Well I had every intention of blogging regularly throughout our vacation. But it was vacation, so what happens to good intentions, like eating healthy food and not giving into impulse buying? Yeah, exactly.
But back to Japan!
I know in my last post, I left with a tantalizing mention of snowboarding on Christmas - and snowboard we did. The snow came down, the air was cold, and Andrew thoroughly enjoyed himself. However, I am still a very amateur snowboarder, and I didn't get into the swing of things until the last two days. However, "no pain, no gain", and with all the pain I experienced falling and crashing with my feet strapped to a plastic board on slick snow, I'm glad to report there was gained experience.
But we'll get back to snowboarding in the next post. After a few days of boarding, we took a day trip to a nearby town called Mastumoto. It was an hour and a half train ride south of Hakuba, going right through a valley with spectacular views of the surrounding mountains.
They don't call the Hakuba region "The Japanese Alps" for nothing
The main attraction in Matsumoto is a samurai castle built in the 1600's. It's surrounded by a wide moat, gardens, and views of the snowy peaks to the north. We were fortunate to have a (relatively) warm, sunny day to explore the castle grounds. Matsumoto is a large town of over 200,000 people, yet remains an easily walkable, attractive city. The castle is set in the middle of town, and we walked there from the train station.
Inside the castle, visitors followed a set route through the levels of the castle. The woodwork is original, and the inside was austere - certainly more than the European castle setting that most of us picture with the word 'castle'.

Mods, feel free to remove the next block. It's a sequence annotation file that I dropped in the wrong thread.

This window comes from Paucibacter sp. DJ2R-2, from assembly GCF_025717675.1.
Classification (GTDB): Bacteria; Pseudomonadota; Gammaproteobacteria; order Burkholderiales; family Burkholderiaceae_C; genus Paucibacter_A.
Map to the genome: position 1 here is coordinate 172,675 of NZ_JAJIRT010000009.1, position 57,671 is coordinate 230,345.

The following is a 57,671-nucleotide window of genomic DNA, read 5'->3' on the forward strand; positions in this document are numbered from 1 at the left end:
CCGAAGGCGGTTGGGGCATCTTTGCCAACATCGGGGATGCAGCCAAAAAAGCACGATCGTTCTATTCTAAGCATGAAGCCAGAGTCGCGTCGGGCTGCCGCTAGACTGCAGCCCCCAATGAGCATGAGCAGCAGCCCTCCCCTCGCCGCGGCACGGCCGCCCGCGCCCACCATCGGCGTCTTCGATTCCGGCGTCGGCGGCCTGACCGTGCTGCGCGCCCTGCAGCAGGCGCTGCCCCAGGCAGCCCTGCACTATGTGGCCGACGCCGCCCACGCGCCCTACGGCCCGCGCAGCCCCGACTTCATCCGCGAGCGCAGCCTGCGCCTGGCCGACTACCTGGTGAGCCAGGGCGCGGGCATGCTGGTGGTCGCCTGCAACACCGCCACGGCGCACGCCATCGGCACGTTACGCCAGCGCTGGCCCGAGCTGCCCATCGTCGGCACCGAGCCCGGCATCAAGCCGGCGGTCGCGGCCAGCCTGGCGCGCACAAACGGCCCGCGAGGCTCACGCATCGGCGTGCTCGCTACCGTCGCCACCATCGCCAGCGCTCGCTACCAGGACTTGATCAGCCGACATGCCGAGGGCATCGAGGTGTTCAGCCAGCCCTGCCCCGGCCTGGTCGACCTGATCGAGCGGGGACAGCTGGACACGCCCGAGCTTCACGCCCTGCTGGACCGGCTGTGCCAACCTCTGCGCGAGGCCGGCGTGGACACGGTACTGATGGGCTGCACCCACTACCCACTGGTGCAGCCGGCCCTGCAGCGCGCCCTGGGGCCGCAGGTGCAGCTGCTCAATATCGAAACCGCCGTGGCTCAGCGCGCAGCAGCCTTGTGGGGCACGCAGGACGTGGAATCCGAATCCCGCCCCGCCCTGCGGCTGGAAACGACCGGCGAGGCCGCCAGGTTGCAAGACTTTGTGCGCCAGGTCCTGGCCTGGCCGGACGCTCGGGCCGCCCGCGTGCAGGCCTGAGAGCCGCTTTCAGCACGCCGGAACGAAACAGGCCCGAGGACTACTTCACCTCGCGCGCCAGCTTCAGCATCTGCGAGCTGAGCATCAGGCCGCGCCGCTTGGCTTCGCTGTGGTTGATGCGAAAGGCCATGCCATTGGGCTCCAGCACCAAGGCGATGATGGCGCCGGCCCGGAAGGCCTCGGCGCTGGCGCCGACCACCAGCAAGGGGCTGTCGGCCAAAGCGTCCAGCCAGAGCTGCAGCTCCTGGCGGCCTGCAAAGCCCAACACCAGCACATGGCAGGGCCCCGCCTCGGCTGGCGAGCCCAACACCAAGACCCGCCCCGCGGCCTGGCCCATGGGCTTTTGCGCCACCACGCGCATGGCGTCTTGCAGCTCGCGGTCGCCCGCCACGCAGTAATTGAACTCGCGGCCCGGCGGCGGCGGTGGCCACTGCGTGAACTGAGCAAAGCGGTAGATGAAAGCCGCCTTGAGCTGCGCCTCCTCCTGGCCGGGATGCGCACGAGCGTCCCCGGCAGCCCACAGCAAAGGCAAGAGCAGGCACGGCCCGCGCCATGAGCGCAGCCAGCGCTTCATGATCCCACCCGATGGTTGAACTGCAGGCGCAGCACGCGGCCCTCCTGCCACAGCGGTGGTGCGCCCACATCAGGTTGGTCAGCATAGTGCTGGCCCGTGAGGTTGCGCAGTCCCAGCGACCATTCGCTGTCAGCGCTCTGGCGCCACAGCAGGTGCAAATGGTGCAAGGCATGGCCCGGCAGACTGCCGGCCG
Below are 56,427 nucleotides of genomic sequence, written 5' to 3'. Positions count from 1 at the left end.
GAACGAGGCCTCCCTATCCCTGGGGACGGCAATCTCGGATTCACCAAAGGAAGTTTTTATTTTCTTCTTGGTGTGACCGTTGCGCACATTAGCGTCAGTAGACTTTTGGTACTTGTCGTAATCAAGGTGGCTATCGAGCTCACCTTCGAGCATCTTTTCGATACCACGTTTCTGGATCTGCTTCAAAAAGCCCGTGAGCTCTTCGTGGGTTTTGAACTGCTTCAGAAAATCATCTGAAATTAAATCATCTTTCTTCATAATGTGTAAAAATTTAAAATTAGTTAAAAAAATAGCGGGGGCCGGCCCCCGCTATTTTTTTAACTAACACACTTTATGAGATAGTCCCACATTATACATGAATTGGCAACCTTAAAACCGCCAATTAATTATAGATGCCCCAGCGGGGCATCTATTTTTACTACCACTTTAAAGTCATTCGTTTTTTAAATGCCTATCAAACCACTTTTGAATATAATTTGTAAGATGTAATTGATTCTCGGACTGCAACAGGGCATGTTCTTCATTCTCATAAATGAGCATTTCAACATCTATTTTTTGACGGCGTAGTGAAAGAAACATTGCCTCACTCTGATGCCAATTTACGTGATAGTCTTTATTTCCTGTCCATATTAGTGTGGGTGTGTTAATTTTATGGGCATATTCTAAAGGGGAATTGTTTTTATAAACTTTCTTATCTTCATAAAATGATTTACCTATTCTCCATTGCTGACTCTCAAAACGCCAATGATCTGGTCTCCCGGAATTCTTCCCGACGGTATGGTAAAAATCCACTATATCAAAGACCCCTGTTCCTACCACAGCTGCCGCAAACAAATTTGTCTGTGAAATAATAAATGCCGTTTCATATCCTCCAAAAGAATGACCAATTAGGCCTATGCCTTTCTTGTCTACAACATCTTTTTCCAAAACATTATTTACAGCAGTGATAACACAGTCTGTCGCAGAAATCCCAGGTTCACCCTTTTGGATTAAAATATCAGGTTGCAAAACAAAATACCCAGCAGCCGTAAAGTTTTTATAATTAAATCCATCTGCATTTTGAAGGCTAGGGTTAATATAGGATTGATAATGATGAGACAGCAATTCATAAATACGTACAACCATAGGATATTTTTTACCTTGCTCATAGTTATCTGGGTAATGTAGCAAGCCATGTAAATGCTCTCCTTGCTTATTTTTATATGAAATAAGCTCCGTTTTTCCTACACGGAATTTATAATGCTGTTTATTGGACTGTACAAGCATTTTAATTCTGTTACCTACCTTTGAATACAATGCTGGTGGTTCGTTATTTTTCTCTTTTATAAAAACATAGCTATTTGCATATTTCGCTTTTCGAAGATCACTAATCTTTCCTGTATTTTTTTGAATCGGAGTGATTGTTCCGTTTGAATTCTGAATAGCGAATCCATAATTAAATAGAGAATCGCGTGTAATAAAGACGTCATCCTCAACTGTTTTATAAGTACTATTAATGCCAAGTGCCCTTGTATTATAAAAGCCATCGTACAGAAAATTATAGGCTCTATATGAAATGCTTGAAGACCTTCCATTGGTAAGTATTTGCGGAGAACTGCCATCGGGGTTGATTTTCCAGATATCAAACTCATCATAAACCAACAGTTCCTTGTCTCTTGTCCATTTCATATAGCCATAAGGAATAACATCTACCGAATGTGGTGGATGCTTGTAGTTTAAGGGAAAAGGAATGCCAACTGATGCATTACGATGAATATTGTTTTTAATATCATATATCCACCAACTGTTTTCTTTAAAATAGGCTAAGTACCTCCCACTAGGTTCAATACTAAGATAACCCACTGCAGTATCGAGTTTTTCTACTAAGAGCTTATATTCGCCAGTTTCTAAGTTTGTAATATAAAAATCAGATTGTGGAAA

The castle also had displays of samurai artifacts throughout the centuries, including knives, guns, money, drawings, and of course, samurai armor.
While in Matsumoto, we enjoyed a regional specialty -
, or buckwheat noodles. We were quite hungry by the time we arrived in town, and while walking the streets, Andrew noticed a sign in Japanese advertising a lunch special for 880 yen - about 11 dollars, which is quite a bargain in pricey Japan. Andrew could read just enough of the characters to tell it was for different soba dishes. We went inside, where fortunately they had English menus. After ordering, I noticed the sound of slurping throughout the restaurant, from the suited businessmen to the elderly couple sitting next to us. Everyone was slurping their noodles! When our food arrived, I suggested to Andrew we do the same, so we slurped away. I could hardly keep from giggling at doing something that is so culturally
in America, yet so right here. Another special treat was the grilled eel that came with the meal. I had the raw version in sushi, and I was happy to try the grilled version, with a crispy succulent skin on the outside and tender meat inside.
A mix of the old & new
After a long day of walking, we headed back to the train station and rode our way to Hakuba. Andrew took the opportunity to catch up on some Kindle reading (our indispensable travel companion) while we watched the sun set behind the mountains, the train slowly weaving its way back to our warm bed among the snowy trees.